A project that I previously mentioned, a Virtual Private Network using Desktop PCs as testing platforms, is back in swing. I mainly got discouraged by the operating system I installed on the hard disks: Ubunter Server Edition 7.0.4.
When it comes to the desktop experience, I really enjoy Xubuntu. It's a very easy Linux distro to install and use.
How easy? Well, I have a older AMD Duron 850Mhz desktop PC that was running XP Pro and Mandriva. It has an ASUS TVFM PCI tuner card, 256MB of RAM, a 17" LCD monitor (a hand-me-down from another computer) usb keyboard and mouse. In Mandriva, I couldn't get the card to work, and while the card worked in Windows, the application software for watching TV and listening to the radio either were inadequate (it was part of a Home Theater application, not stand-alone) or lacking.
To make a long story short, I was hardly using the computer, it was taking up space in the house, and wanted an all-in-one solution for the detached garage to replace a slow Mac G3 AIO that was still running OS9 and used a VCR as a tv. Since I didn't need Windows, I formatted the hard drive and did a clean installation of Xubuntu 7.0.4.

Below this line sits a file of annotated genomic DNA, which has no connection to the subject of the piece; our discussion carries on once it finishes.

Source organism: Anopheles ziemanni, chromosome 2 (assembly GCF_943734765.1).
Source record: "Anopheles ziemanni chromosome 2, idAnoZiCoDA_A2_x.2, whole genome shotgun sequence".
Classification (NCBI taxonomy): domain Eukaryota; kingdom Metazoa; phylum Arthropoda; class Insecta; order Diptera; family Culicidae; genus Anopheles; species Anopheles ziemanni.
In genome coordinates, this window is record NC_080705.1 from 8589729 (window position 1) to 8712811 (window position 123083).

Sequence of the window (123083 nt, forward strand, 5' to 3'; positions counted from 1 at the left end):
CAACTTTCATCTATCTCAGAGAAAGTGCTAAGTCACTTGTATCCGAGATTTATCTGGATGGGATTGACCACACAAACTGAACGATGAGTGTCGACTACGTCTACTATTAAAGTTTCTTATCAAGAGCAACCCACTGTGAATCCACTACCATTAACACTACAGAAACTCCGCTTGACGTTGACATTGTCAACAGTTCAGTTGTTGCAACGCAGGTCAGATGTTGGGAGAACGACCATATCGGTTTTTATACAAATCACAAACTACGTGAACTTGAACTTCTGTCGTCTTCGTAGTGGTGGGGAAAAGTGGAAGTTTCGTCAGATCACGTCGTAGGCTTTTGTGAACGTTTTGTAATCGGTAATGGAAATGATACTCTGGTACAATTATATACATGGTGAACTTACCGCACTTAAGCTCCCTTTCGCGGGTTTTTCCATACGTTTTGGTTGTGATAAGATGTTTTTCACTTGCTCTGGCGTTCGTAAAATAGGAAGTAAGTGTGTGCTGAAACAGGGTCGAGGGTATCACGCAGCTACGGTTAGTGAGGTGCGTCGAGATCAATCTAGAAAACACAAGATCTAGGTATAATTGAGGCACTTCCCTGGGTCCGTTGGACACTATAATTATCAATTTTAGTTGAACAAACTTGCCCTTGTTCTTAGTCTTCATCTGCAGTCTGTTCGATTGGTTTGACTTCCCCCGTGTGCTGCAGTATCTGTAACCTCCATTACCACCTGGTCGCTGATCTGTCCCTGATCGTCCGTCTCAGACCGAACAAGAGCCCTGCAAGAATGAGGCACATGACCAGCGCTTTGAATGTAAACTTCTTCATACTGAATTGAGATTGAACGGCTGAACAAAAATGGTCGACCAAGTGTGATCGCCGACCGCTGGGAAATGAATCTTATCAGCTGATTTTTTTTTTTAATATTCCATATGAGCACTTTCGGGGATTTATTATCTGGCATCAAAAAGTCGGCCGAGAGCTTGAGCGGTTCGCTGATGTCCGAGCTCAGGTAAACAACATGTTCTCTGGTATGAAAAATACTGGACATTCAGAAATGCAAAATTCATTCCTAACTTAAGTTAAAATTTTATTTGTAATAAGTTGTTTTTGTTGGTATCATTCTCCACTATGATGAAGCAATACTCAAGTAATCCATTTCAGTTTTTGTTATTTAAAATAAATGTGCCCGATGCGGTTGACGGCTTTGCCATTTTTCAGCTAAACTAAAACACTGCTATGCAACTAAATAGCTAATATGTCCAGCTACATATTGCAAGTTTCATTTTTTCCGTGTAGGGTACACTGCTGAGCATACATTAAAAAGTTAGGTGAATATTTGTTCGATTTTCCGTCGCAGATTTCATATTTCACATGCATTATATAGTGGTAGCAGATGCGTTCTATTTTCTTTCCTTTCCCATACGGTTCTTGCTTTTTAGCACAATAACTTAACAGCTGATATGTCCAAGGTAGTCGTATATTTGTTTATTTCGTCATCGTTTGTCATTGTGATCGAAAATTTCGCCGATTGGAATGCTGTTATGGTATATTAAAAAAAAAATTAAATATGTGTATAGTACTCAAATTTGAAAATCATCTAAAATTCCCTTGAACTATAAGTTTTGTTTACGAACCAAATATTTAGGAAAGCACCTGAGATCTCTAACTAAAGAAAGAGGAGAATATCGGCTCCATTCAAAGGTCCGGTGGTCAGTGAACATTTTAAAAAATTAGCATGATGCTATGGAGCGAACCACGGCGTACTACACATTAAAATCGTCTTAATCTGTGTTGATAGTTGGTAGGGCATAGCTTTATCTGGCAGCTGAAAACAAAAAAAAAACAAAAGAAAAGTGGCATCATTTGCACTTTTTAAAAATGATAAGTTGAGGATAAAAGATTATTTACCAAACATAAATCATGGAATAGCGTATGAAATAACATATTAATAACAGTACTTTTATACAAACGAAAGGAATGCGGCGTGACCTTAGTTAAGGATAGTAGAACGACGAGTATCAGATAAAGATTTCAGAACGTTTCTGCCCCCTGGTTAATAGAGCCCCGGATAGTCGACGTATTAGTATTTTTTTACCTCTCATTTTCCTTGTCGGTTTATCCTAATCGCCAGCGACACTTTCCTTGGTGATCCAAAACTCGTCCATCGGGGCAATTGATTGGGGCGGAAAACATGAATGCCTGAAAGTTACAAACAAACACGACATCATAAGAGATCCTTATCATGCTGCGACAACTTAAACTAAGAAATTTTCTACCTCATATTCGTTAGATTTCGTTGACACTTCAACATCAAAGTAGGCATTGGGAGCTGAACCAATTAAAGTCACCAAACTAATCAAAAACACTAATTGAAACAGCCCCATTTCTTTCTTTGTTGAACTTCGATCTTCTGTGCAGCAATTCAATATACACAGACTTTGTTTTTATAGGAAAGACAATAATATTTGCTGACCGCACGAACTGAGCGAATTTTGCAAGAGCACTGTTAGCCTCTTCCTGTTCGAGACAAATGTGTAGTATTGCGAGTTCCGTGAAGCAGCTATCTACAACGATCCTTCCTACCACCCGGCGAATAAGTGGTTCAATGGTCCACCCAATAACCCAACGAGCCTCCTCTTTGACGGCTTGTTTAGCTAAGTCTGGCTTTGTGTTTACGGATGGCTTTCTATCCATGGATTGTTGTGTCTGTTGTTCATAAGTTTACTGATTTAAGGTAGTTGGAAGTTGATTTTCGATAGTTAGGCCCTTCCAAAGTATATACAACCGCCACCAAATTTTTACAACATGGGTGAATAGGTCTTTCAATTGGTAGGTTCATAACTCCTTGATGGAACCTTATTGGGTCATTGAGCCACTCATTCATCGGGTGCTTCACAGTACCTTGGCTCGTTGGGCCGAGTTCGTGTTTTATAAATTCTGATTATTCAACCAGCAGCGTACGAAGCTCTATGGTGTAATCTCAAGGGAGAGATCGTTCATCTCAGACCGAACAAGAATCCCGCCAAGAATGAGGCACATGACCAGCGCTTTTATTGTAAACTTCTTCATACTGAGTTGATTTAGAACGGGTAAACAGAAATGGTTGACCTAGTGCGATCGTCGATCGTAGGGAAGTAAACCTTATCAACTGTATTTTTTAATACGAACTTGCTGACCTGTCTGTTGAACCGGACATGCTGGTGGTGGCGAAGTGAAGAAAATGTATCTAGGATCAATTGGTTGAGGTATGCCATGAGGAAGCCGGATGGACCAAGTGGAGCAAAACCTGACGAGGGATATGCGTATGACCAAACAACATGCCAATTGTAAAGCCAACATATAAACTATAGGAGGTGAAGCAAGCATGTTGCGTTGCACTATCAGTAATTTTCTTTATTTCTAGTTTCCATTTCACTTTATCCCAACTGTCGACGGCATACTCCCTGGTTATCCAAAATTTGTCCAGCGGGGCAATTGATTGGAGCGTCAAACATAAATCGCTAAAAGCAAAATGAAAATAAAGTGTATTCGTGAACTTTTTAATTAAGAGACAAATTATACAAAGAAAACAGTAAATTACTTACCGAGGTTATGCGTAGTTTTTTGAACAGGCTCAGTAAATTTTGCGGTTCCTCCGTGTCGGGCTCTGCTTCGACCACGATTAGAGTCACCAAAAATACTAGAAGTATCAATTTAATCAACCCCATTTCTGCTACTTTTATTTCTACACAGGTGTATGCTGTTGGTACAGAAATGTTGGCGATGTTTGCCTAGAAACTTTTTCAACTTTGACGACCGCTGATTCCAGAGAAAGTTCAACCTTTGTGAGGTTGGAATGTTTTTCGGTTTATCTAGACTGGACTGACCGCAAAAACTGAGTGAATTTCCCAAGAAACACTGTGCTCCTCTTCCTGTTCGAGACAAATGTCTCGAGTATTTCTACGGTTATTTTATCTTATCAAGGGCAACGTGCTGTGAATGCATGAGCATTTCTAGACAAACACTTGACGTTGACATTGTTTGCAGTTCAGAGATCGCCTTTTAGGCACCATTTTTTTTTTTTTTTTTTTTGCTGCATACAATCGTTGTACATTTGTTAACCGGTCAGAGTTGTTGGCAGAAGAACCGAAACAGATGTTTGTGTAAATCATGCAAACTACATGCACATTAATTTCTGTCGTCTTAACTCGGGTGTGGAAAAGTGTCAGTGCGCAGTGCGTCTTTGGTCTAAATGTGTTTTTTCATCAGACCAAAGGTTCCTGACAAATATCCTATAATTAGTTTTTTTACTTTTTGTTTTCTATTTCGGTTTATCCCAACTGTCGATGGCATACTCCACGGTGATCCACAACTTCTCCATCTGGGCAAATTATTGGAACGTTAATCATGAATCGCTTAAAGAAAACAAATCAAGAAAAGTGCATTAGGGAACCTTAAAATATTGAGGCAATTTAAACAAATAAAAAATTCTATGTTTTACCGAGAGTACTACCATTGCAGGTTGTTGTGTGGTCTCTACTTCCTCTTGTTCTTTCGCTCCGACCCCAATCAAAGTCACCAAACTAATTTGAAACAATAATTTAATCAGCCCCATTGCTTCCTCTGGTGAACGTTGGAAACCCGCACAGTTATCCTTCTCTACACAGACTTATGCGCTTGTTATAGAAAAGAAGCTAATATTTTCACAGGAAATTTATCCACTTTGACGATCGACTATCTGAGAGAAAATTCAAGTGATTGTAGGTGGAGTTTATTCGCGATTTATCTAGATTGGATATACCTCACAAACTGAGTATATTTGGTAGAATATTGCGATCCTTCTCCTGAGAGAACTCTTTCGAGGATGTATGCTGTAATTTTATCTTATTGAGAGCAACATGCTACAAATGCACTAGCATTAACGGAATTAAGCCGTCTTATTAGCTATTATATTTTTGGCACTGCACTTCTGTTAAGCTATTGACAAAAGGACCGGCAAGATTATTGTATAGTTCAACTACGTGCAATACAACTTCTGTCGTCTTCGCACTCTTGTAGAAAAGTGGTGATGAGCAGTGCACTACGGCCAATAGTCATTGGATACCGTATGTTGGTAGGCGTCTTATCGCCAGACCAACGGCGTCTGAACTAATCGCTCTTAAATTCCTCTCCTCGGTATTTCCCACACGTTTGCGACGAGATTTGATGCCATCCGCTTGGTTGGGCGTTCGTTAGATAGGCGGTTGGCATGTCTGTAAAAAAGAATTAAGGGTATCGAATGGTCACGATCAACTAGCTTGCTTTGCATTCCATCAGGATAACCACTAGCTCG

Within minutes, I was able to install the applications I wanted (TVtime for the tv tuner, GnomeRadio for the FM tuner) and updated the system. Without touching a thing, I launched GnomeRadio and was listening to CMU Public Radio and other stations that didn't come through in Mandriva or required a "home theater" program to use. TVtime worked perfectly, and I was even able to hook up the VCR's A/V outputs and view tapes. It has a DVD drive, so watching DVDs was a snap, and with Amarok, I was able to listen to Internet Radio or my MP3 collection, a copy of which resided on a resurrected Gateway server that I bought from work.
Their server edition leaves something to be desired.
My initial attempt to use it as a hasty (literally) replacement for Mandriva on the content filtering server met with failure. It was due to not understanding how iptables rules are set and having to work without a GUI (Graphical User Interface); something I got spoiled on using Mandriva. While I am using Xubuntu on my home server for listening to my music collection, it's already behind a firewall, and was merely being used for sharing files. Those are very different requirements.